The First Global Forum on Statelessness is organized in cooperation with UNHCR.

The First Global Forum is sponsored by the Municipality of The Hague, the Royal Netherlands Academy of Arts and Sciences, the Dutch Ministry of Foreign Affairs, the Hungarian Ministry of Foreign Affairs and the Hungarian Ministry of Interior.

The Book of Abstracts will be sponsored by Wolf Legal Publishers.

Website: www.tilburguniversity.edu/statelessness2014
E-mail: statelessness2014
Phone: +31 (0)13 466 8388

++++++++++++++++++++++++++++++++++++++++++++++++++++
Note: The material contained in this communication comes to you from the
Forced Migration Discussion List which is moderated by Forced Migration
Online, Refugee Studies Centre (RSC), Oxford Department of International
Development, University of Oxford. It does not necessarily reflect the
views of the RSC or the University. If you re-print, copy, archive or
re-post this message please retain this disclaimer. Quotations or
extracts should include attribution to the original sources.

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New publications: UNHCR Handbook on Protection Stateless Persons

UNHCR is pleased to announce the launch of the Handbook on Protection of Stateless Persons. The Handbook sets out guidance on interpretation and implementation of the provisions of the 1954 Convention relating to the Status of Stateless Persons. The 1954 Convention establishes the definition of a “stateless person” and sets out minimum standards for the treatment of stateless persons.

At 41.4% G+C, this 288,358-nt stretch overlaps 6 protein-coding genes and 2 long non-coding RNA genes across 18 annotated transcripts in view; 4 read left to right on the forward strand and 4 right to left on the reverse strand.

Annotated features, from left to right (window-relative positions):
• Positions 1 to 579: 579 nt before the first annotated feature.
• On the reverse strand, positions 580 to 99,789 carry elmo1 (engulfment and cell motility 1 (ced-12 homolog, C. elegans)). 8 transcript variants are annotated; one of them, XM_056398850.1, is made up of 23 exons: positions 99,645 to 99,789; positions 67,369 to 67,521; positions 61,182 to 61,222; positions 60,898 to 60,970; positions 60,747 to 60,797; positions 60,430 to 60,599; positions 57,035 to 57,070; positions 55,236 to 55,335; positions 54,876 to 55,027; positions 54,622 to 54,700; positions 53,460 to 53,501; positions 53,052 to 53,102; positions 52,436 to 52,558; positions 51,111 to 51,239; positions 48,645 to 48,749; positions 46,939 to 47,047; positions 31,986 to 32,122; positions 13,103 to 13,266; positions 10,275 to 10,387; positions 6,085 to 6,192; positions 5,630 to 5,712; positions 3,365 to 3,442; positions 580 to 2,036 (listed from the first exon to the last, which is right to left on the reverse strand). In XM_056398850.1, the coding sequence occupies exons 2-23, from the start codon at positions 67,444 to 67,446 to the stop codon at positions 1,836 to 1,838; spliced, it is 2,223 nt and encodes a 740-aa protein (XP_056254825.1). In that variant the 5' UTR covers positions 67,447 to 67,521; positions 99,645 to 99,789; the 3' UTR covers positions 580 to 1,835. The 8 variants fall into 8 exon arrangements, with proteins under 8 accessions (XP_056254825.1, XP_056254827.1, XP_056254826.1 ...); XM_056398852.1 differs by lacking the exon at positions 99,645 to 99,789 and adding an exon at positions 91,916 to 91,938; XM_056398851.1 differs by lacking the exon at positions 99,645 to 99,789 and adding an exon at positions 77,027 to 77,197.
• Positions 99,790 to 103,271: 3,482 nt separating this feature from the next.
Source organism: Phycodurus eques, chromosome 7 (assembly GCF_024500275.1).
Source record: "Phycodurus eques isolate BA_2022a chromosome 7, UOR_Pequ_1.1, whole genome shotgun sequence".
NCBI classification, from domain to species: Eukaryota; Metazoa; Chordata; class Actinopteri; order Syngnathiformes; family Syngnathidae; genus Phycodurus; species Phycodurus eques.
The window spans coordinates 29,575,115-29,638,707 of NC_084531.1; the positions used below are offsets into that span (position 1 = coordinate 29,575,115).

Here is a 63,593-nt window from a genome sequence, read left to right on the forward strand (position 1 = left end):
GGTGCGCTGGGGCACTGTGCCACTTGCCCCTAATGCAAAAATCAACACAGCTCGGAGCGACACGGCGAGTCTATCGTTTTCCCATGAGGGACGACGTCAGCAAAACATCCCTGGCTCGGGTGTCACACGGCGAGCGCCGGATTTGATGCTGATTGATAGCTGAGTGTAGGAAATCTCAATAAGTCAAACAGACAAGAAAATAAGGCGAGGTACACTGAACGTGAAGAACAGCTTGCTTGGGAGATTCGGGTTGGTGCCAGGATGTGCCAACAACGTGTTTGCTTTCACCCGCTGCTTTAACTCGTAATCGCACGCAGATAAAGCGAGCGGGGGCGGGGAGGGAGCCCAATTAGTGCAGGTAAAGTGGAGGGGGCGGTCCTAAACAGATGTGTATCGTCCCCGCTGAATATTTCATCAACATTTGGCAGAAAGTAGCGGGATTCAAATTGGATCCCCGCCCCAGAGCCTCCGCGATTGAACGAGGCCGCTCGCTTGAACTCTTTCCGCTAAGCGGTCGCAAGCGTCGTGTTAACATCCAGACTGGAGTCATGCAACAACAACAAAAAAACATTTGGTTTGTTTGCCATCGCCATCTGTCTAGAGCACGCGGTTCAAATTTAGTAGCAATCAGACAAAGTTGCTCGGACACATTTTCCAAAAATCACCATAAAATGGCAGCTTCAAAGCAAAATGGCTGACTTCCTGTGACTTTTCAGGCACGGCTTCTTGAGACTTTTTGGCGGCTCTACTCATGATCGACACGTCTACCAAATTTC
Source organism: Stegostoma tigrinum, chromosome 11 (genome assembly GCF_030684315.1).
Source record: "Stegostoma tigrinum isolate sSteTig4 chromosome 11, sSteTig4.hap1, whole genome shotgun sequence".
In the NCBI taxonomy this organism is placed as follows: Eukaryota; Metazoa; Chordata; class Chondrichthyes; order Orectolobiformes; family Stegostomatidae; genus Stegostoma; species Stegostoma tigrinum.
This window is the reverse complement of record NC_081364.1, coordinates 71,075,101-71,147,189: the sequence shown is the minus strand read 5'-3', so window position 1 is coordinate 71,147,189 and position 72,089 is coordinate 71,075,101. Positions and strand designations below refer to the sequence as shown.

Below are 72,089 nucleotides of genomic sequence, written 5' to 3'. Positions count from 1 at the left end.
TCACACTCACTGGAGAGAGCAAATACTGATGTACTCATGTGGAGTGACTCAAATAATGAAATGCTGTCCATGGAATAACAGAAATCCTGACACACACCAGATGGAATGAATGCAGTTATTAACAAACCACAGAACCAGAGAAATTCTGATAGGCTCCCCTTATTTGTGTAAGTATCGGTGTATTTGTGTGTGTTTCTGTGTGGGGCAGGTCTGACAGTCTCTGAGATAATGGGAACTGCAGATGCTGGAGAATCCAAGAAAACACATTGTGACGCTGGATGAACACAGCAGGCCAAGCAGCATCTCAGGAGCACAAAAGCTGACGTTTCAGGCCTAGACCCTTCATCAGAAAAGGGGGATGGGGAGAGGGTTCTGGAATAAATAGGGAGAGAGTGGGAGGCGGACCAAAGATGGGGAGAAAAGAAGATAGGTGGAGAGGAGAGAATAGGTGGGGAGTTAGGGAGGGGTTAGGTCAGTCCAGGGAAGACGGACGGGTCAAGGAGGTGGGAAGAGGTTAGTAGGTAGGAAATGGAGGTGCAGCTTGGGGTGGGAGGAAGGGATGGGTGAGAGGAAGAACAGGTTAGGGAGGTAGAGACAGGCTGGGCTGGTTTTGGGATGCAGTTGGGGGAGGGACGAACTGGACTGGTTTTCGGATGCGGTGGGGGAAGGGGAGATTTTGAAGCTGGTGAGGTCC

Today, 82 States are party to the 1954 Convention, with 17 accessions in the past three years as a result of intense work by UNHCR and NGOs in a range of countries around the world. The stepped-up efforts have also led to a rise in the number of countries establishing statelessness determination procedures. Whilst such procedures may only be appropriate for the minority of the world’s stateless persons who are in a migratory situation, they are nevertheless critical, providing a route to a status consistent with the standards of both the 1954 Convention and international human rights law. On the other hand, a different approach is called for in the case of stateless persons who are in their own country. They need to be granted a nationality based on their strong connection to a State through, for example, birth or longstanding residence.